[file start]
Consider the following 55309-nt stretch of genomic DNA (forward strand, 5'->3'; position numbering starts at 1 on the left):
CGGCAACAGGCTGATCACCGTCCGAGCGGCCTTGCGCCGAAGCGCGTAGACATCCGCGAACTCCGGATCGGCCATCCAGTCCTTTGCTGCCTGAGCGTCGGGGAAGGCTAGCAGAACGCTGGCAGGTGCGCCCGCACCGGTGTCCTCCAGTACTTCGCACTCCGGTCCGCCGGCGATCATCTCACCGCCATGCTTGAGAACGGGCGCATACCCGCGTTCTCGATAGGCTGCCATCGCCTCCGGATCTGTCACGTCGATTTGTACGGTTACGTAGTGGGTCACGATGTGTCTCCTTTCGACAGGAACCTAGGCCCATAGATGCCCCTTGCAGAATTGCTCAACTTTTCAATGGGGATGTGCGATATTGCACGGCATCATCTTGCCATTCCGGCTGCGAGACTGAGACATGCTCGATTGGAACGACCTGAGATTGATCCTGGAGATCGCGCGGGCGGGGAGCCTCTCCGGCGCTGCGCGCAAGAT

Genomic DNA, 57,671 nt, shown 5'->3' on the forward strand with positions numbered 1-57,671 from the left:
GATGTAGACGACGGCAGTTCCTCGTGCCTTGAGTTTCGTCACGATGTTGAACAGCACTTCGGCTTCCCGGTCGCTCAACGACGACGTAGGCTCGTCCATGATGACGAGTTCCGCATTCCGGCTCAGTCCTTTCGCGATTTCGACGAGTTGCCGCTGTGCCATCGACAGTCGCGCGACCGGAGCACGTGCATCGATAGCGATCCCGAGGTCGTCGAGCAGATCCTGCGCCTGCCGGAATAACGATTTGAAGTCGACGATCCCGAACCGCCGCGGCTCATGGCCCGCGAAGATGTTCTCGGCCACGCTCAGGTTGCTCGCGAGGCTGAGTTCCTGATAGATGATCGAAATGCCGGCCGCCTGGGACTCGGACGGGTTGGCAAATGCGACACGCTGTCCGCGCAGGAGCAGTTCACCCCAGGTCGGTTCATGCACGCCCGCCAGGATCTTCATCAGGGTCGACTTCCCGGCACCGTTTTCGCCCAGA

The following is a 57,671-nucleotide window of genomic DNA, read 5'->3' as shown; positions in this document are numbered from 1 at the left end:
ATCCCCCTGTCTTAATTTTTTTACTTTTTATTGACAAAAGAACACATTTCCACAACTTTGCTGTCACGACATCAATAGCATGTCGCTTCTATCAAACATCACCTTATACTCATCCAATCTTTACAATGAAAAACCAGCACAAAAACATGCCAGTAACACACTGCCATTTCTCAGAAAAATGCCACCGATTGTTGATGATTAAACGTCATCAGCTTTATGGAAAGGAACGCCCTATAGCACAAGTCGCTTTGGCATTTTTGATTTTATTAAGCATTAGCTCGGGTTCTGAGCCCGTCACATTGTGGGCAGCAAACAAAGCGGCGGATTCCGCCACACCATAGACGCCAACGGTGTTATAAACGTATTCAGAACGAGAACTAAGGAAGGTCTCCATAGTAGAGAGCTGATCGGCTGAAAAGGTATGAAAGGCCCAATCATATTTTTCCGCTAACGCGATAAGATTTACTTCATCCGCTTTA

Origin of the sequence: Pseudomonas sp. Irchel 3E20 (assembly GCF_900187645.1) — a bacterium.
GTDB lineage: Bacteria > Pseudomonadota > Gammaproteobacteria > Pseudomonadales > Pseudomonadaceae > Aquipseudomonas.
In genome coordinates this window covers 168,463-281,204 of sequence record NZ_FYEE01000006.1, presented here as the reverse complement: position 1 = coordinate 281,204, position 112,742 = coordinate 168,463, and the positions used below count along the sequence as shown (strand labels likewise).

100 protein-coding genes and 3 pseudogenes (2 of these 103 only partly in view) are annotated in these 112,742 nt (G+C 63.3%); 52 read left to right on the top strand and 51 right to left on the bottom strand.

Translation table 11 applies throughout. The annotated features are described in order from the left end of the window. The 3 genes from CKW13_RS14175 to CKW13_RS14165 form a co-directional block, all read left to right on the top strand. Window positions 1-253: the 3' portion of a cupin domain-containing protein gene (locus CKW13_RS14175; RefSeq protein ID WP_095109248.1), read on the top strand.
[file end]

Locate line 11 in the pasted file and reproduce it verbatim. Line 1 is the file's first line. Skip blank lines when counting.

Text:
Translation table 11 applies throughout. The annotated features are described in order from the left end of the window. The 3 genes from CKW13_RS14175 to CKW13_RS14165 form a co-directional block, all read left to right on the top strand. Window positions 1-253: the 3' portion of a cupin domain-containing protein gene (locus CKW13_RS14175; RefSeq protein ID WP_095109248.1), read on the top strand.